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The Riemann Hypothesis

Some numbers have the special property that they cannot be expressed as the product of two smaller numbers, e.g., 2, 3, 5, 7, etc. Such numbers are called prime numbers, and they play an important role, both in pure mathematics and its applications. The distribution of such prime numbers among all natural numbers does not follow any regular pattern, however the German mathematician G.F.B. Riemann (1826 1866) observed that the frequency of prime numbers is very closely related to the behavior of an elaborate function z(s) called the Riemann Zeta function. The Riemann hypothesis asserts that all interesting solutions of the equation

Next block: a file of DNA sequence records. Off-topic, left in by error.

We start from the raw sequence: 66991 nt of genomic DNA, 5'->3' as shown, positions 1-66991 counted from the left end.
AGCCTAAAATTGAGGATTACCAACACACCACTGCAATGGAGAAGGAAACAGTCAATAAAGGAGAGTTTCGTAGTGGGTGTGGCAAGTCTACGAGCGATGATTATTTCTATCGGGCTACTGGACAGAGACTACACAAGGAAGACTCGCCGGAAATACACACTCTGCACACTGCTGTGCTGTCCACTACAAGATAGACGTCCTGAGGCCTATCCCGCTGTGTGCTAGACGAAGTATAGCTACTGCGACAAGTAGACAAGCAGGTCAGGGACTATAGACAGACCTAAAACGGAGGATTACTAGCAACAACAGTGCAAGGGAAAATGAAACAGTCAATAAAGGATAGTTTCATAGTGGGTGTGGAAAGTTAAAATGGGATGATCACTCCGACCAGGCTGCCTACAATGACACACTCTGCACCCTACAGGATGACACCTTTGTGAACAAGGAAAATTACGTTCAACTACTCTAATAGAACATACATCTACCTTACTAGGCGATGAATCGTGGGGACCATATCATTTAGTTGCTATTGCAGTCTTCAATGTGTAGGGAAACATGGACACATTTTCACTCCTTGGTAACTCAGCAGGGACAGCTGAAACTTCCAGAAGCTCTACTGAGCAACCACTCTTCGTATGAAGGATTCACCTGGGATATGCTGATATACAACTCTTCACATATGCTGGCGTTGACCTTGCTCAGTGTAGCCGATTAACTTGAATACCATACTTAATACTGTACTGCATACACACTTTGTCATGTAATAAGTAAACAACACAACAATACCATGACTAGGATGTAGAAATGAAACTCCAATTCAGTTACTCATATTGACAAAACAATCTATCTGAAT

z(s) = 0

lie on a straight line. This has been checked for the first 1,500,000,000 solutions. A proof that it is true for every interesting solution would shed light on many of the mysteries surrounding the distribution of prime numbers.

Mathematical Description authored by Enrico Bombieri

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